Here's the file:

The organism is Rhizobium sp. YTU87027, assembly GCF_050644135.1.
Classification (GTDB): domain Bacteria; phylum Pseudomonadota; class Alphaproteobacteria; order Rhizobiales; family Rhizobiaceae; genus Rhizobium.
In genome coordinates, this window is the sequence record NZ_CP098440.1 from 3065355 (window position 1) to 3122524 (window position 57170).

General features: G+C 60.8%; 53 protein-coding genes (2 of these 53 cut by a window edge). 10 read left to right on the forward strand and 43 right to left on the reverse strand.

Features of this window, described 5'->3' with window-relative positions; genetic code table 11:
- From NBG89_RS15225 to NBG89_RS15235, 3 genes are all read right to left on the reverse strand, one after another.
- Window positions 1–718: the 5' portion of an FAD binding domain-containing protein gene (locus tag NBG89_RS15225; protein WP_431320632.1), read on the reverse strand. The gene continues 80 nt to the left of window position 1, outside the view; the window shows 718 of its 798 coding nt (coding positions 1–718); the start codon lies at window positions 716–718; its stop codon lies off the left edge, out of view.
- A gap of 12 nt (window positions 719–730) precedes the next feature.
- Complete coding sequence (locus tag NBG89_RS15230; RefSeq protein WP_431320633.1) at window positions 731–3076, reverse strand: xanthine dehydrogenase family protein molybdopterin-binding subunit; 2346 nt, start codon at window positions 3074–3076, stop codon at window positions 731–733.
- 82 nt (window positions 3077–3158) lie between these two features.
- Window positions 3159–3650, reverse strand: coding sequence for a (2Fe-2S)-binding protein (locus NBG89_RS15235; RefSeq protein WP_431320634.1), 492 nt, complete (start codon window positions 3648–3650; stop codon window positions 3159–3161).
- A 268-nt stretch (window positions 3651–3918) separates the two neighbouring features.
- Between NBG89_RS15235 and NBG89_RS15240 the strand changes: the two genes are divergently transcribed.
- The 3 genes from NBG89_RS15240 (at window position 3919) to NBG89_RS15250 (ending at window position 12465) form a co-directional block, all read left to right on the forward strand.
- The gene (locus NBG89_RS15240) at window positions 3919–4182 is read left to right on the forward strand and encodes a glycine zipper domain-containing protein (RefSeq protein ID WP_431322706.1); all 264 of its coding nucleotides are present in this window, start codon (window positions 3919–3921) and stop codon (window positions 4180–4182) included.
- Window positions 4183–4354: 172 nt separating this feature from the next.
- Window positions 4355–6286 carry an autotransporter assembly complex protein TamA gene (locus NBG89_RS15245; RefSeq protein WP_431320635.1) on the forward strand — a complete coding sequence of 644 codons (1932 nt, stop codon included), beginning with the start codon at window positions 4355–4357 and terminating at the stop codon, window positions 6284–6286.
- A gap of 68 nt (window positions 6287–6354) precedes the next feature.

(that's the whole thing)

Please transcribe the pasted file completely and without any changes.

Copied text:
The organism is Rhizobium sp. YTU87027, assembly GCF_050644135.1.
Classification (GTDB): domain Bacteria; phylum Pseudomonadota; class Alphaproteobacteria; order Rhizobiales; family Rhizobiaceae; genus Rhizobium.
In genome coordinates, this window is the sequence record NZ_CP098440.1 from 3065355 (window position 1) to 3122524 (window position 57170).

General features: G+C 60.8%; 53 protein-coding genes (2 of these 53 cut by a window edge). 10 read left to right on the forward strand and 43 right to left on the reverse strand.

Features of this window, described 5'->3' with window-relative positions; genetic code table 11:
- From NBG89_RS15225 to NBG89_RS15235, 3 genes are all read right to left on the reverse strand, one after another.
- Window positions 1–718: the 5' portion of an FAD binding domain-containing protein gene (locus tag NBG89_RS15225; protein WP_431320632.1), read on the reverse strand. The gene continues 80 nt to the left of window position 1, outside the view; the window shows 718 of its 798 coding nt (coding positions 1–718); the start codon lies at window positions 716–718; its stop codon lies off the left edge, out of view.
- A gap of 12 nt (window positions 719–730) precedes the next feature.
- Complete coding sequence (locus tag NBG89_RS15230; RefSeq protein WP_431320633.1) at window positions 731–3076, reverse strand: xanthine dehydrogenase family protein molybdopterin-binding subunit; 2346 nt, start codon at window positions 3074–3076, stop codon at window positions 731–733.
- 82 nt (window positions 3077–3158) lie between these two features.
- Window positions 3159–3650, reverse strand: coding sequence for a (2Fe-2S)-binding protein (locus NBG89_RS15235; RefSeq protein WP_431320634.1), 492 nt, complete (start codon window positions 3648–3650; stop codon window positions 3159–3161).
- A 268-nt stretch (window positions 3651–3918) separates the two neighbouring features.
- Between NBG89_RS15235 and NBG89_RS15240 the strand changes: the two genes are divergently transcribed.
- The 3 genes from NBG89_RS15240 (at window position 3919) to NBG89_RS15250 (ending at window position 12465) form a co-directional block, all read left to right on the forward strand.
- The gene (locus NBG89_RS15240) at window positions 3919–4182 is read left to right on the forward strand and encodes a glycine zipper domain-containing protein (RefSeq protein ID WP_431322706.1); all 264 of its coding nucleotides are present in this window, start codon (window positions 3919–3921) and stop codon (window positions 4180–4182) included.
- Window positions 4183–4354: 172 nt separating this feature from the next.
- Window positions 4355–6286 carry an autotransporter assembly complex protein TamA gene (locus NBG89_RS15245; RefSeq protein WP_431320635.1) on the forward strand — a complete coding sequence of 644 codons (1932 nt, stop codon included), beginning with the start codon at window positions 4355–4357 and terminating at the stop codon, window positions 6284–6286.
- A gap of 68 nt (window positions 6287–6354) precedes the next feature.